MS. BENTON: Very good. So tell me, Kirsty, how do you see this whole situation with businesses working on the innovations that we need?
MS. JENKINSON: Absolutely, and Kris is absolutely right in his comments. And essentially, it comes down to we know pretty – in an unchallenged way what the problems are. We’re at a world really of 7 billion people today, just past that; we’re moving towards 9 billion in 2050. Water use, if we just take that as one example, is growing twice as fast as population growth. We’re going to have to food and fuel all these new people. We know that temperature is changing as well and having an impact. So we start from the premise that these are unrefutable challenges and shifts in the world economy that are taking place, so how can we turn them around and think about, well, where is the opportunity that these create?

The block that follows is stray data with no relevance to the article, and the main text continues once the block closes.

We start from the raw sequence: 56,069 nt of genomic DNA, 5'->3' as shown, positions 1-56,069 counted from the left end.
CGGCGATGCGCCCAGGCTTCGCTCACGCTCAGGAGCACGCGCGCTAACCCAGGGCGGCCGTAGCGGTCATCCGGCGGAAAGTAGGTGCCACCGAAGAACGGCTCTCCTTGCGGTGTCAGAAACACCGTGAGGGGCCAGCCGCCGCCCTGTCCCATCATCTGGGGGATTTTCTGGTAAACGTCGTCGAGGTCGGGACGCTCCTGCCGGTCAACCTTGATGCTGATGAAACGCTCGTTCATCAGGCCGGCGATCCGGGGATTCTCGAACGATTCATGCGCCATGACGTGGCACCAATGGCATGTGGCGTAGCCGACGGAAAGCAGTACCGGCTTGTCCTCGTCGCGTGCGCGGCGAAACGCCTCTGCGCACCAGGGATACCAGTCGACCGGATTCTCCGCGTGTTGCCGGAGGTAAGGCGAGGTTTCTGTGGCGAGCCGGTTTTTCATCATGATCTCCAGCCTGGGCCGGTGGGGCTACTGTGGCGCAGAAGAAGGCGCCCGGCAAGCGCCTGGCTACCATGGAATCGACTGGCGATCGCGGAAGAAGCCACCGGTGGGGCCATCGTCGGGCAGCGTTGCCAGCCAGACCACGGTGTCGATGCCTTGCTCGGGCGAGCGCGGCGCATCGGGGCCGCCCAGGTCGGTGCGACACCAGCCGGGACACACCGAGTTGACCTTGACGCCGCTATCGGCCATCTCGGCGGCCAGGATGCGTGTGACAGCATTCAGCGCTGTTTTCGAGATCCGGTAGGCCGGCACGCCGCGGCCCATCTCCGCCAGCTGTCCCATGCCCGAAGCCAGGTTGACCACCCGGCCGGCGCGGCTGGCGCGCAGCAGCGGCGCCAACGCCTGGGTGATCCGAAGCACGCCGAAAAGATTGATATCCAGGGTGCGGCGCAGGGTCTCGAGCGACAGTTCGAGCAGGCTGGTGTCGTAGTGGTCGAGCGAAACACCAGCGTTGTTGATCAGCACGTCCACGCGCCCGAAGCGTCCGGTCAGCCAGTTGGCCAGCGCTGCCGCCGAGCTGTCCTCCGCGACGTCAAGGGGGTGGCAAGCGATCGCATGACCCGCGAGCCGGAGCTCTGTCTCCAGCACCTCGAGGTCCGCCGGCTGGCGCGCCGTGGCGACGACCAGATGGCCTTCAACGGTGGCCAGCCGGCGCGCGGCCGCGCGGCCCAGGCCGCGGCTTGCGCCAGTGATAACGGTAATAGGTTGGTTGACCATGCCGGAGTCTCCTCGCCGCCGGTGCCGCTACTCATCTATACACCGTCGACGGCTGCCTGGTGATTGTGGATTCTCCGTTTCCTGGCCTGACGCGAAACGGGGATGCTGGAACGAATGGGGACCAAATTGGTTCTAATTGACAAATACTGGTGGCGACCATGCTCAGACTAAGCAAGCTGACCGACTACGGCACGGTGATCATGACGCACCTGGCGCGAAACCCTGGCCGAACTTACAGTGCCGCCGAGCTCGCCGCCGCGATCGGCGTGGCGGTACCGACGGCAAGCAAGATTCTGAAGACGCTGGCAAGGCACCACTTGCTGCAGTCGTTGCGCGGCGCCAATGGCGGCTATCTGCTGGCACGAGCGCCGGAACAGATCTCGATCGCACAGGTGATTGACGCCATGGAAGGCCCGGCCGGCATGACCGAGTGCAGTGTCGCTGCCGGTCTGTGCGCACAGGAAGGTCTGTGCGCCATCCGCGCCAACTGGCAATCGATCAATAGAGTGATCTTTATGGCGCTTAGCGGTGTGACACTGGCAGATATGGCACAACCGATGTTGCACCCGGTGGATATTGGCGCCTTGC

Funny that Kris mentioned about mobile phones. I was just reading the latest statistics on that. There’s now 5.9 billion people around the world have a mobile phone. And that’s opened up tremendous new markets overseas for companies and cell phone operators, but it’s opening up huge new markets for farmers on the ground, for businesses on the ground who are able to use phones and create efficiencies in a way that they’ve never been able to. And it’s just when I came across that statistic, I was like, my goodness, this is –we have these challenges that we have to face, we have unbelievable technological change as well that’s helping us get there.